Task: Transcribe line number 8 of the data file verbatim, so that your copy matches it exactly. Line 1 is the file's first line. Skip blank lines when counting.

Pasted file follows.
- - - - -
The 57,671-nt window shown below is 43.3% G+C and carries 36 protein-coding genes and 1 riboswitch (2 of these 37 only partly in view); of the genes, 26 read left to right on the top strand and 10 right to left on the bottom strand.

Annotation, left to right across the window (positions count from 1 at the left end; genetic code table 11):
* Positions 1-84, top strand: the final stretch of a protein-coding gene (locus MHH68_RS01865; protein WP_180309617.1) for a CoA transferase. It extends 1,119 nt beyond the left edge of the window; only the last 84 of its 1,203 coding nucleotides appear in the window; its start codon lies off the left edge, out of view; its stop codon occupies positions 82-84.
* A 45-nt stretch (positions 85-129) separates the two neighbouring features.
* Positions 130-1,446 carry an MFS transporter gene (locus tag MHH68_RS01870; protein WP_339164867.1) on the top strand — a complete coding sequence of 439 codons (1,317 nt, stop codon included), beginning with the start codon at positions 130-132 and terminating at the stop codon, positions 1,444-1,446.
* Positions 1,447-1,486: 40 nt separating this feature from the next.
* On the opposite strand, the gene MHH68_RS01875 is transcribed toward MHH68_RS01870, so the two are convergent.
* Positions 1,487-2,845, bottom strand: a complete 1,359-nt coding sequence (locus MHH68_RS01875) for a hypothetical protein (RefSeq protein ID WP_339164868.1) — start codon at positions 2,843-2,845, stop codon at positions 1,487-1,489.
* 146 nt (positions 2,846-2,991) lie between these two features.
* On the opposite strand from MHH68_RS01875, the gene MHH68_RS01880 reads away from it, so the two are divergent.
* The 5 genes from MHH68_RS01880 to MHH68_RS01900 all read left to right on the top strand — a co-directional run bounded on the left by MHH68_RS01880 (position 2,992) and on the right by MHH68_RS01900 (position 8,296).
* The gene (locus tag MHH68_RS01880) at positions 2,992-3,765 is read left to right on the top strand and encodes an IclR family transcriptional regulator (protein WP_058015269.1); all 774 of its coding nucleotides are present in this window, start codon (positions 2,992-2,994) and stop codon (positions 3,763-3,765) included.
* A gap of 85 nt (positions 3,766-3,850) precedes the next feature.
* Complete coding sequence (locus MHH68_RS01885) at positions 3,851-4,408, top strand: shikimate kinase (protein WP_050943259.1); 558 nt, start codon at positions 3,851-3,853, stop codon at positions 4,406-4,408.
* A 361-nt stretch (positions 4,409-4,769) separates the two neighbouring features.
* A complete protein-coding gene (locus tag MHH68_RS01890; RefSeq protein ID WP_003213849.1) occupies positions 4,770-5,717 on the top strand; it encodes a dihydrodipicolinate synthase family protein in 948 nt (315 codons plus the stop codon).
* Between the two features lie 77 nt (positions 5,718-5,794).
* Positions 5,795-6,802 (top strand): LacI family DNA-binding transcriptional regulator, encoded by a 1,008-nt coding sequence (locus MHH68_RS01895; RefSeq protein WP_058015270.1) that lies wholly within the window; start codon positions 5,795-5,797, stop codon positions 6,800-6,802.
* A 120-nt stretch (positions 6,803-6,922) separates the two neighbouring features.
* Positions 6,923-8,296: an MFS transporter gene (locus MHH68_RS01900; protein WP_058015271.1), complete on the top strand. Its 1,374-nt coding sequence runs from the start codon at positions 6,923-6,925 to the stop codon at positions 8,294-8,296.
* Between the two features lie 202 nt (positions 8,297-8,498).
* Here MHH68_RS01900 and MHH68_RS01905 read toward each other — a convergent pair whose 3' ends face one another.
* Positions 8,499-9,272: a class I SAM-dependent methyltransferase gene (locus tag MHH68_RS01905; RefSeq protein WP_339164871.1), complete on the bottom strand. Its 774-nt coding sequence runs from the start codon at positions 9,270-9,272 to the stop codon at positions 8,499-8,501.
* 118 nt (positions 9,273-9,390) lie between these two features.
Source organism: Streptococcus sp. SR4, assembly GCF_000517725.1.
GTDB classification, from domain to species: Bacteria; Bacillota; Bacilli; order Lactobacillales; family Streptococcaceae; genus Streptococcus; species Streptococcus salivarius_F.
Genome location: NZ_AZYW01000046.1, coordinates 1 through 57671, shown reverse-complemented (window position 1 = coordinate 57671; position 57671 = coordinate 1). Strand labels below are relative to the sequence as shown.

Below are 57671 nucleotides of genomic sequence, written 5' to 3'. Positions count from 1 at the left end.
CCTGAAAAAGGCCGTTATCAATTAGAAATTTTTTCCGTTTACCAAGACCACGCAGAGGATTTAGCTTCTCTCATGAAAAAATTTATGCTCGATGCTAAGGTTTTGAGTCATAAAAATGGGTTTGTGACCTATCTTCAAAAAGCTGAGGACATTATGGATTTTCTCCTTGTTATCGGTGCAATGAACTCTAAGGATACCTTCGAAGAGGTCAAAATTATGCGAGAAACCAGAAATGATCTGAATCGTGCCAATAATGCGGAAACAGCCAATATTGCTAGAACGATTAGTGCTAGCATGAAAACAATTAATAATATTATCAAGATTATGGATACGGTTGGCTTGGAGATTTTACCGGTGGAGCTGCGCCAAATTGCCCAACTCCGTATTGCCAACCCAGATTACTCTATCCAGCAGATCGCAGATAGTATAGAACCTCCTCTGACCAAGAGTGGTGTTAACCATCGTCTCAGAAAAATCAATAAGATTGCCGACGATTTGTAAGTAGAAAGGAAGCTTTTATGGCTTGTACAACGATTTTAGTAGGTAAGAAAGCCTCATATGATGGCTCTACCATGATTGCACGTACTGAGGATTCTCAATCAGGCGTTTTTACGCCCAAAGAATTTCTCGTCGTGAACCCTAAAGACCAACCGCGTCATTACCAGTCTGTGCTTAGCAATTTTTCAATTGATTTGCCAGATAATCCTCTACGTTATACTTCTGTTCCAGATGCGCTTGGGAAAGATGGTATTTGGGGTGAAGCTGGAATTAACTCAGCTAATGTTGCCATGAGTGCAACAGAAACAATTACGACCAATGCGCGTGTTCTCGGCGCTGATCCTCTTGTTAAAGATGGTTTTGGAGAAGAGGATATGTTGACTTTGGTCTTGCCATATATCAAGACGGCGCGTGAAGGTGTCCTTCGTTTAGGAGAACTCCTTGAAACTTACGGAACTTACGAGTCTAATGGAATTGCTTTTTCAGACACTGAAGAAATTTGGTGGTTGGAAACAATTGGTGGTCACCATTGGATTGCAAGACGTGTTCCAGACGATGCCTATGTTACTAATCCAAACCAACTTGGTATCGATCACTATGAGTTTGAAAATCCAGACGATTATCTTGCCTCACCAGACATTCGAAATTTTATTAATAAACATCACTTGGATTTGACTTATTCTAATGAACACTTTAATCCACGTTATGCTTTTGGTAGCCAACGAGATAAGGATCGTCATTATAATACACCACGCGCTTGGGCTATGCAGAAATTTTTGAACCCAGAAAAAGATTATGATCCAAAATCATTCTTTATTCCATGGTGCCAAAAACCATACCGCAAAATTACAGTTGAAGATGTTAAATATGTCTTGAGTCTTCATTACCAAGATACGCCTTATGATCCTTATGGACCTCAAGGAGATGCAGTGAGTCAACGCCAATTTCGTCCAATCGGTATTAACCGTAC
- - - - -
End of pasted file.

* Positions 1,487-2,845, bottom strand: a complete 1,359-nt coding sequence (locus MHH68_RS01875) for a hypothetical protein (RefSeq protein ID WP_339164868.1) — start codon at positions 2,843-2,845, stop codon at positions 1,487-1,489.